- Don’t worry about manners. This one might not be popular, but I know I have YEARS to harp on manners. My goal right now in this season of Miles’ life is to get nutritious foods into his body. My son is fairly well behaved at the dinner table. When he’s all done, that’s when he starts acting out. So while some people may say they need to learn to stay at the table until everyone is finished, I say phooey. They’re toddlers. They don’t have long attention spans. When they get older and more verbal (say preschool?) they’ll be more involved in the conversation and talking about their day, but when they’re done, let them go! Leave them with the impression that dinner was fun and they weren’t being held hostage. Kids want control. This is a small thing to let them have control over.
On this same concept, with a CLEAN table, of course, Miles might line up all his food (peas are his favorite to do this with) and eat them off the table. My son was eating peas (healthy) so I didn’t chide him for eating of the table, instead I counted them with him, laughed when he chewed them up, and cheered him a long. He ate a ton of peas that night followed by whole wheat pasta. Three bowls. (A HUGE accomplishment for my picky toddler, who eats like a bird most days).
- Serve it up in different ways. I was being lazy one day and I put green beans in a colander on the table. My son thought that was the funniest thing ever and ate the whole thing. Yes, all of the green beans. So now, sometimes I serve dinner in the colander. Or I might buy a new plastic bowl from the dollar store in a really bright color of his choosing. Just make it different from the everyday. One mom I talked to said sometimes she set the dinner table all nice with candles and place settings. I’m not sure this would work for toddlers, but it most certainly would work with older kids. The concept is, meal time is different and exciting.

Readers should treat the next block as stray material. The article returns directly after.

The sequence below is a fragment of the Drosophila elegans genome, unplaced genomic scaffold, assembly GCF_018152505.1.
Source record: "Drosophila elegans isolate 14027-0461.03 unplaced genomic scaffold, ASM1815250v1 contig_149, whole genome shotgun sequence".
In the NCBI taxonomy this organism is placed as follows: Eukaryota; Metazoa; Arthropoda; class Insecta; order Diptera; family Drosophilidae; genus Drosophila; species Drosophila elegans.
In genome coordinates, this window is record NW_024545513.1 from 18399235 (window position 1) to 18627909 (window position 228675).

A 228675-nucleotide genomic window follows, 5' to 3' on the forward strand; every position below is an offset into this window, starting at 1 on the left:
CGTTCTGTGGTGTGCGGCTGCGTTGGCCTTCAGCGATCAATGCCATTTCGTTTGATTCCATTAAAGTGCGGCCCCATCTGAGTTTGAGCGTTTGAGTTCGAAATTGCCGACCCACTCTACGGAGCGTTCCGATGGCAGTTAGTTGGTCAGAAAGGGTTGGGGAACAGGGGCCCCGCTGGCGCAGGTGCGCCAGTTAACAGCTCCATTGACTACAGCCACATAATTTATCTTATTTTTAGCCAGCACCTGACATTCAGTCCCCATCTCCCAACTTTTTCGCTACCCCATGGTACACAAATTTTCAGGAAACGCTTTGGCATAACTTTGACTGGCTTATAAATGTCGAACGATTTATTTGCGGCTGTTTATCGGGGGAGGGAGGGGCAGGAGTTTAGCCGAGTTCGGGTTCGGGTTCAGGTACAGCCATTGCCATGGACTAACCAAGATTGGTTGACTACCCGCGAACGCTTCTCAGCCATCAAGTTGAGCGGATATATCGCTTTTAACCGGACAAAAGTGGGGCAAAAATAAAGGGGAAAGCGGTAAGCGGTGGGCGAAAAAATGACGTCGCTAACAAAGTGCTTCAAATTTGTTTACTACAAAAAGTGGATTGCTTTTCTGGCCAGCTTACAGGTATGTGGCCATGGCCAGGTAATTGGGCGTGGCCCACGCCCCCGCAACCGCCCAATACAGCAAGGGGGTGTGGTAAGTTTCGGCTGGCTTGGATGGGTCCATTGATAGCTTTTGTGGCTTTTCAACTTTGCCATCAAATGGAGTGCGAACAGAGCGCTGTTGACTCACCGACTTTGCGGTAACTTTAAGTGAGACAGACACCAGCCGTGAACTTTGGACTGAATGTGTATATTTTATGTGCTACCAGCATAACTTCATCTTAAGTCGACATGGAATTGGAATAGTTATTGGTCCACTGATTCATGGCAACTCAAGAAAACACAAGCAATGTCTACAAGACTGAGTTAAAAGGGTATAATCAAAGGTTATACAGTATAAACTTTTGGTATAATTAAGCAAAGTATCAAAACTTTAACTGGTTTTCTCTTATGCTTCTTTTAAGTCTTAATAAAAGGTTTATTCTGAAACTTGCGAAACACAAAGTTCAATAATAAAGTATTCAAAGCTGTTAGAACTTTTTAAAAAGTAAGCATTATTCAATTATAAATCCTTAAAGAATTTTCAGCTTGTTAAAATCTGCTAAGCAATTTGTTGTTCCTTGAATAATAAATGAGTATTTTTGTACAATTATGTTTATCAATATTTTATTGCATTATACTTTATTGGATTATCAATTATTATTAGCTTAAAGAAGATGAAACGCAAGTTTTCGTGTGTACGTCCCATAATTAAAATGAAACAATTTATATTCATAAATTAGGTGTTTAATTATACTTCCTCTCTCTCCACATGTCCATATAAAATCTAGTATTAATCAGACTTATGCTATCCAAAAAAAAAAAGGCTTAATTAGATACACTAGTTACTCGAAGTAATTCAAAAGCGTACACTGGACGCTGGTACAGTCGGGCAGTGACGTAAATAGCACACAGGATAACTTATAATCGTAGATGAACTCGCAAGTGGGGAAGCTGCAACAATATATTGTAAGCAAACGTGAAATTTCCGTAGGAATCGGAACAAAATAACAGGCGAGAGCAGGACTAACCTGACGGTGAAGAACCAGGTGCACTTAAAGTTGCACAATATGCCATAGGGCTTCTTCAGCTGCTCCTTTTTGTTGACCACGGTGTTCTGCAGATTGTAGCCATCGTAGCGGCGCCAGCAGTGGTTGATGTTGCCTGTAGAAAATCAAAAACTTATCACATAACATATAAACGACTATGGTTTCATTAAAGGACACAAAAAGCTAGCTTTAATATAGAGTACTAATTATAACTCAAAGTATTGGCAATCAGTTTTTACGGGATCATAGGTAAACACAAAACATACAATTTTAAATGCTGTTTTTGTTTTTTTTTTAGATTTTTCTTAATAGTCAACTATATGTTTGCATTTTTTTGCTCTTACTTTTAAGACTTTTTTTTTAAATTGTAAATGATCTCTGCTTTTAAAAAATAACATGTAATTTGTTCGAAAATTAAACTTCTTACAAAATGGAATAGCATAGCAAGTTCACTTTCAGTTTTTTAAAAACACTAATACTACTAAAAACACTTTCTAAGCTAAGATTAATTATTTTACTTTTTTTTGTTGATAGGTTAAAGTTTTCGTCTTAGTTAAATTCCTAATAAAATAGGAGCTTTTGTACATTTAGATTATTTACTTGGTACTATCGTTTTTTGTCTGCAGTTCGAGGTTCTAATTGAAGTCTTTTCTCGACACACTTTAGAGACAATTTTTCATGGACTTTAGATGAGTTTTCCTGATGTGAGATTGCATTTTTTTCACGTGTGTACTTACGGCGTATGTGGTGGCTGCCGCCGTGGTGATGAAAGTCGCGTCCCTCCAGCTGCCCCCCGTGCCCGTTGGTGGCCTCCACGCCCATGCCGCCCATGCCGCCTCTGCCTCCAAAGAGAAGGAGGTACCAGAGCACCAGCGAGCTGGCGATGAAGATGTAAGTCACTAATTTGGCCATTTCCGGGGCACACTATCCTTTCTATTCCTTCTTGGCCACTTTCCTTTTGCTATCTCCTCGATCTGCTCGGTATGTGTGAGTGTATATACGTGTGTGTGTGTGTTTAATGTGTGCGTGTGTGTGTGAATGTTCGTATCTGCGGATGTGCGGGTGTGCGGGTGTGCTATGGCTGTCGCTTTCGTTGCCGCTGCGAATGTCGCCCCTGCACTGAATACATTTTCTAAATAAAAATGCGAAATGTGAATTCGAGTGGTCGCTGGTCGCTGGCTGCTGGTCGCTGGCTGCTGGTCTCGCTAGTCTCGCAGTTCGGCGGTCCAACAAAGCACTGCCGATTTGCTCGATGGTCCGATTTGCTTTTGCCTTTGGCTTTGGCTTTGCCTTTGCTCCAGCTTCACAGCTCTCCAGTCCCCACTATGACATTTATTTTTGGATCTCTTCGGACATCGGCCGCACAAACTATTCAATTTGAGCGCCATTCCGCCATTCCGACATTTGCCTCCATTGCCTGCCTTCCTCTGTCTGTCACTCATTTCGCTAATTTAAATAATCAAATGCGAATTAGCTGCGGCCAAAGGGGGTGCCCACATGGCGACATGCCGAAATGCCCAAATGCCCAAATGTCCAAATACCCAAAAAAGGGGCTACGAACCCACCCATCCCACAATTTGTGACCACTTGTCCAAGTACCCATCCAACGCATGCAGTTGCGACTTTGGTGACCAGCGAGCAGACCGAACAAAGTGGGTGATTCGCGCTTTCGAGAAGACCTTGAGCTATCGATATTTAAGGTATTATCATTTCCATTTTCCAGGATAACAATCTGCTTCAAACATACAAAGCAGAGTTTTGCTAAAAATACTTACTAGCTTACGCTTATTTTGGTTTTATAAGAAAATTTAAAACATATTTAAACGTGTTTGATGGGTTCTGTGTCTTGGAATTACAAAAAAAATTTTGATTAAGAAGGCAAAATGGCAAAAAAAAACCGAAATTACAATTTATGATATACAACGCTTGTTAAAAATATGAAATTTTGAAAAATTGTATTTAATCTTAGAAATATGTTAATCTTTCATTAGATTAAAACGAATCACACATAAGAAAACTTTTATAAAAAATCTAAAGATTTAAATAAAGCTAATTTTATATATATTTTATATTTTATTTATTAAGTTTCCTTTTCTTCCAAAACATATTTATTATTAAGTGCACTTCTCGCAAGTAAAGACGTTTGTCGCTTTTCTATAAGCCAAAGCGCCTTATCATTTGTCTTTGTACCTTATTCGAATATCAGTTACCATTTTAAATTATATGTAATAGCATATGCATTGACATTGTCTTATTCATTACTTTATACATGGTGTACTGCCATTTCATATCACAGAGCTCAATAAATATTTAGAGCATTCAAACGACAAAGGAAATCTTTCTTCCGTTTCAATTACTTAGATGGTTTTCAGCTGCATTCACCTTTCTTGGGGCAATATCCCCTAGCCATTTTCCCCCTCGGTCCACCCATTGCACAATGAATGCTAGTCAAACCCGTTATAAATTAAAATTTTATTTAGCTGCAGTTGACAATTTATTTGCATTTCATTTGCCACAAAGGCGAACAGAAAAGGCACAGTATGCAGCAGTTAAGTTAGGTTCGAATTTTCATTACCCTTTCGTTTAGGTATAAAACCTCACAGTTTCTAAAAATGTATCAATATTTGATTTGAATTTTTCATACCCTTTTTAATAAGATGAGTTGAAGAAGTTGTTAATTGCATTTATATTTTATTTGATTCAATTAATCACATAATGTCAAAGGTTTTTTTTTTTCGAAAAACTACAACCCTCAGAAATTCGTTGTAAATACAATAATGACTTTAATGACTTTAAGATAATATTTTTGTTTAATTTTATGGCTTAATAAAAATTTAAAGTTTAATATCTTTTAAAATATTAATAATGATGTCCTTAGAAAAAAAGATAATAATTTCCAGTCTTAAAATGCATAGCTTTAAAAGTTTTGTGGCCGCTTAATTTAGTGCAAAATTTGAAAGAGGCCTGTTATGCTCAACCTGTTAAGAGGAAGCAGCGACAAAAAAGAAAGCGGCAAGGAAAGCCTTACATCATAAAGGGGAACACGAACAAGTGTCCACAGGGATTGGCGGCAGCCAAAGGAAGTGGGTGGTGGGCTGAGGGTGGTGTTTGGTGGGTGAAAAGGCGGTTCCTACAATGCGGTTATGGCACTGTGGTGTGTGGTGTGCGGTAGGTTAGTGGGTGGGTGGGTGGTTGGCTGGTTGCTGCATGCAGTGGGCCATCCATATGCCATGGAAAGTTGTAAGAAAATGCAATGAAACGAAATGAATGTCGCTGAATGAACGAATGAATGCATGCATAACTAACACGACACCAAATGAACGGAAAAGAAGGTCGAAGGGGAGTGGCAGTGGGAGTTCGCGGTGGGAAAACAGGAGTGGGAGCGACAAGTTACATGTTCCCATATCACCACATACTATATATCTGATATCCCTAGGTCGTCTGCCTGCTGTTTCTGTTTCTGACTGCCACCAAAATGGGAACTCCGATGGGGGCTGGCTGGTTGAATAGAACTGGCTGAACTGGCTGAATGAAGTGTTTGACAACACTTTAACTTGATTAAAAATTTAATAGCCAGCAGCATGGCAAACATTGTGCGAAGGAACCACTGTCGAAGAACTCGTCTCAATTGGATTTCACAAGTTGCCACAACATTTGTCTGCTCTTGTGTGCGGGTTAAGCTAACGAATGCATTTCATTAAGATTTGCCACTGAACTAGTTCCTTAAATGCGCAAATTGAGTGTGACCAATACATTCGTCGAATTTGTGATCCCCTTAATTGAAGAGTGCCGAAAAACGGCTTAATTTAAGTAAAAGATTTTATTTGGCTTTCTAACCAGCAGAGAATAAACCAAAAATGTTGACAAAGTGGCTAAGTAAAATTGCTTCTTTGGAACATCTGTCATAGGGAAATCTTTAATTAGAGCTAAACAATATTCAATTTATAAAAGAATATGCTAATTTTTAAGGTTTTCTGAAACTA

- Offer healthy snacks. Somehow in our house, snack time started to mean cracker time. But crackers aren’t the most nutritious. So I started offering cheese and grapes on a platter (or an ice cube tray if I’m feeling wild that day). Over time, I reduced the amount of crackers I offered and amazingly, Miles increased the amount of cheese and grapes he ate. Then I decreased the amount of cheese and he increased the amount of grapes. For a snack I might offer edamame, or a green smoothie (see below). Or sometimes I still might just offer crackers. The point is I work to make snack time a healthier time too. Which, of course, doesn’t mean he’ll never eat a cracker again, it just means aI offer a larger variety of healthier foods more often.
- Make use of purees. My son has a texture problem. If yours does too, I highly suggest giving them pureed pouches for snacks. (Yes, like for babies.) Earth’s Best has a great line of them here. My son doesn’t eat these every day, but on days that he’s refusing to eat, I might offer him one while he’s playing so that I know SOMETHING is getting in him.
- Along the same lines, give them juice! And by juice I mean juice your own apples and carrots and whatever fancies you. Miles loves his homemade juices. Or make a green smoothie. Packed with so much fruit, they won’t notice that there’s kale or spinach in it. If those are a little too domestic for you, or you just don’t have time, make use of your refrigerated sections. Odwalla (Miles loves Superfood and Mango) and Bolthouse Farms (our favorite is Green Goodness, we buy it every week and my son calls it green juice).
- Relax. I have stopped worrying about what my son eats in any given day. Some days he eats practically nothing. He just doesn’t want it. But then some days he eats like a horse, a hungry hungry horse. Look at what your child eats over a period of a few days, or even a week, and I’d be willing to bet they eat more variety than you might think. I know I want my son to have a healthy adulthood and not be saddled with diseases and obesity. To do that, I simply need to make sure I model good behavior, offer healthy choices, and let his body tell him what he needs when he needs it. This advice certainly is easier said than done, and I worry frequently, but let’s just relax and trust ourselves!